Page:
Since March, Washington’s nuclear negotiations with Iran have floundered. Since then, no talks have taken place in Vienna.
Both U.S. and Iranian authorities wasted the last two months delivering to each other media signals that can be summed up as “Get off your rear end and sign the agreement.”
Joe Biden cannot re-enter the Iran nuclear deal. It will send the world a signal that the USA embraces the Iranian regime.
— Sen. Marsha Blackburn (@MarshaBlackburn) May 6, 2022
If the Biden administration exhibited any political determination, the year-long negotiations would be over and done with.
The sides seem to be wasting as much time preparing to blame the other side.
Only Enrique Mora, the EU’s nuclear director, is bustling, having just returned from a multi-day journey to Tehran, where he met with Iran’s main nuclear negotiator.
While one source called the negotiations “difficult,” Mora’s boss, EU foreign policy head Josep Borrell, was more upbeat.
At a G-7 foreign ministers’ meeting, Borrell told the media the discussions had been stalled.
How US blacklisting of IRGC is stalling Iran nuclear deal revival https://t.co/QCoBW299tg
— Al Jazeera English (@AJEnglish) May 13, 2022
Maybe Borrell has insider intel. From the outside, it appears that diplomacy is stagnant.
Ironically, the issue impeding the nuclear talks isn’t Iran’s nuclear program. The Islamic Revolutionary Guard Corps has been a point of contention between the US and Iran.
A spokesman for Iran’s Revolutionary Guard said the US list of foreign terrorist groups was made to force the Iranian government to agree to a more comprehensive deal on US terms.
The Biden presidency publicly denied this notion, stating Iran is trying to milk the US for last-minute concessions.
The State Department said the guard problem is unrelated to the nuclear situation. Tehran must be prepared to make non-nuclear concessions in exchange for Guard concessions.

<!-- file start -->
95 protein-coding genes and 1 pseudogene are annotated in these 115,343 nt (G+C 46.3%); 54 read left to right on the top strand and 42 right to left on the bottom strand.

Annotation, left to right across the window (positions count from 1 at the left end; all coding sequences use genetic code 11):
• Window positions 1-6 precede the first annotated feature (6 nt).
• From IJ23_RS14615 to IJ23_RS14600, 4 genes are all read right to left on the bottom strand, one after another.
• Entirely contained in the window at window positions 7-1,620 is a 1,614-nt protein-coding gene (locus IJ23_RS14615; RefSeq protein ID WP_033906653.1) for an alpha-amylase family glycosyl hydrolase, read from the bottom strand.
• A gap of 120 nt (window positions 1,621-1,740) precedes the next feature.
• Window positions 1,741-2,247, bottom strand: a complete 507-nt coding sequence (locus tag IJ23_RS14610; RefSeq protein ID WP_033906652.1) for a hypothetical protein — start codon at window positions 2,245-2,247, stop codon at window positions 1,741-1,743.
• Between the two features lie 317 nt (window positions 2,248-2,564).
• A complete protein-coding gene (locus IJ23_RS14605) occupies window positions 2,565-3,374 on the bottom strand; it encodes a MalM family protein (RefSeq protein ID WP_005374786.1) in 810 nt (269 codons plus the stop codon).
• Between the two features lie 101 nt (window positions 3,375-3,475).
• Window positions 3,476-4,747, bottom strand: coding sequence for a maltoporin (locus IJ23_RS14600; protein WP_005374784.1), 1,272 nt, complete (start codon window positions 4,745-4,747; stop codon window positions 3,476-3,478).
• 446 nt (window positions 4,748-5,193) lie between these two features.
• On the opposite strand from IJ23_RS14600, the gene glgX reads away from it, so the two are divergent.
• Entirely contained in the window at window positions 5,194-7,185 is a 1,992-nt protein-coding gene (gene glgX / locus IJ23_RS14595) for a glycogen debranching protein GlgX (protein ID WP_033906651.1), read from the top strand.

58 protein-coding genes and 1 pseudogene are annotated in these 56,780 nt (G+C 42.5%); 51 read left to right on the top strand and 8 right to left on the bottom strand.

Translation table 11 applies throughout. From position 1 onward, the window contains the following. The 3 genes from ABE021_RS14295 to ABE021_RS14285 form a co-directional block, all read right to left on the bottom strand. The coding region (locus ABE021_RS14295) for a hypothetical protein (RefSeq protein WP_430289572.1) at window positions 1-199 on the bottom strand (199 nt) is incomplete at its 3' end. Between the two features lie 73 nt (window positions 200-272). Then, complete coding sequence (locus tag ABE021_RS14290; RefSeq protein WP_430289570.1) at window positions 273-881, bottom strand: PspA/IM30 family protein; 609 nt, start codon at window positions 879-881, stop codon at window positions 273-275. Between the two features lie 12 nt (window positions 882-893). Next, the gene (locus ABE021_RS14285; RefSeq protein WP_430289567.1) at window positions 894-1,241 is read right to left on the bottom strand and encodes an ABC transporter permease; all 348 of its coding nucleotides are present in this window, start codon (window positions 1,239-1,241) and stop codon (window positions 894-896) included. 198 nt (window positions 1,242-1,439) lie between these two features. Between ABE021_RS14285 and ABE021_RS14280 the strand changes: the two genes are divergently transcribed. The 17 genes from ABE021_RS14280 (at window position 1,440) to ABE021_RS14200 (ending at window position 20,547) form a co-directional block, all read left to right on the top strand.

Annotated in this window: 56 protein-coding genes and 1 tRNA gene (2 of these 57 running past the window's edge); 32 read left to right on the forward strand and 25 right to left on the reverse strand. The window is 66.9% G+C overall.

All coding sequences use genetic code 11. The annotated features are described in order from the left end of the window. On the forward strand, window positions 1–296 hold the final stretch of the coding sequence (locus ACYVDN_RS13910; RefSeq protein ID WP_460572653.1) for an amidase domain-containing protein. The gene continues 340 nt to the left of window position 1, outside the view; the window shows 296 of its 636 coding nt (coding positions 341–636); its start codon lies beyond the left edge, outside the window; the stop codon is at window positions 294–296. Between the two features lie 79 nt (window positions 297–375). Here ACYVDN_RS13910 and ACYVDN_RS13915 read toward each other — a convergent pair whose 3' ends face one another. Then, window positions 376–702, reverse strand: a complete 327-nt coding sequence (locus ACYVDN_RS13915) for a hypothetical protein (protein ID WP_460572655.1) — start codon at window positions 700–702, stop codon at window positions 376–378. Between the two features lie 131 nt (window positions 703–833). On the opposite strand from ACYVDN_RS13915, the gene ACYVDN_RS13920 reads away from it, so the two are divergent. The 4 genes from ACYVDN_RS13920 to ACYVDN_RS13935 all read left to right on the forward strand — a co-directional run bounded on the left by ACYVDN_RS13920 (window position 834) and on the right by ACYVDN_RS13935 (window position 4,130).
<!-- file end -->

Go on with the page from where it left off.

Last month, US Secretary of State Antony Blinken told the Senate the only way the embargo might be lifted was if Iran took actions to justify it. “It understands what it must do.”
Iran’s Nuclear Program
The Biden administration is in an odd situation.
On the one hand, it believes re-entering the 2015 Iran nuclear agreement is the best approach to “put Iran’s nuclear program back in a box.” While the arrangement was far from flawless, it was impossible to imagine better options.
The Biden administration might bolster former President Trump’s higher pressure campaign. Though there is no sign Iran is any more eager to comply with US requests than it was when the US sanctions reduced Iranian oil shipments by roughly 85%.
Since the policy was put into place, Iran’s stockpile of enriched uranium has grown from 202.8 kilograms to over 2,880 kilograms. That doesn’t include the 60% enrichment that Iranian scientists are making right now.
Of course, President Joe Biden decides.
What is more vital for US national security: containment of Iran’s nuclear program, international monitors returning to Iran’s facilities, or keeping the Guard on the FTO list and risking a breakdown in negotiations, leading to an even more unconstrained Iranian nuclear program?
It must be worth a few weeks of complaining at home to stop another Middle East crisis.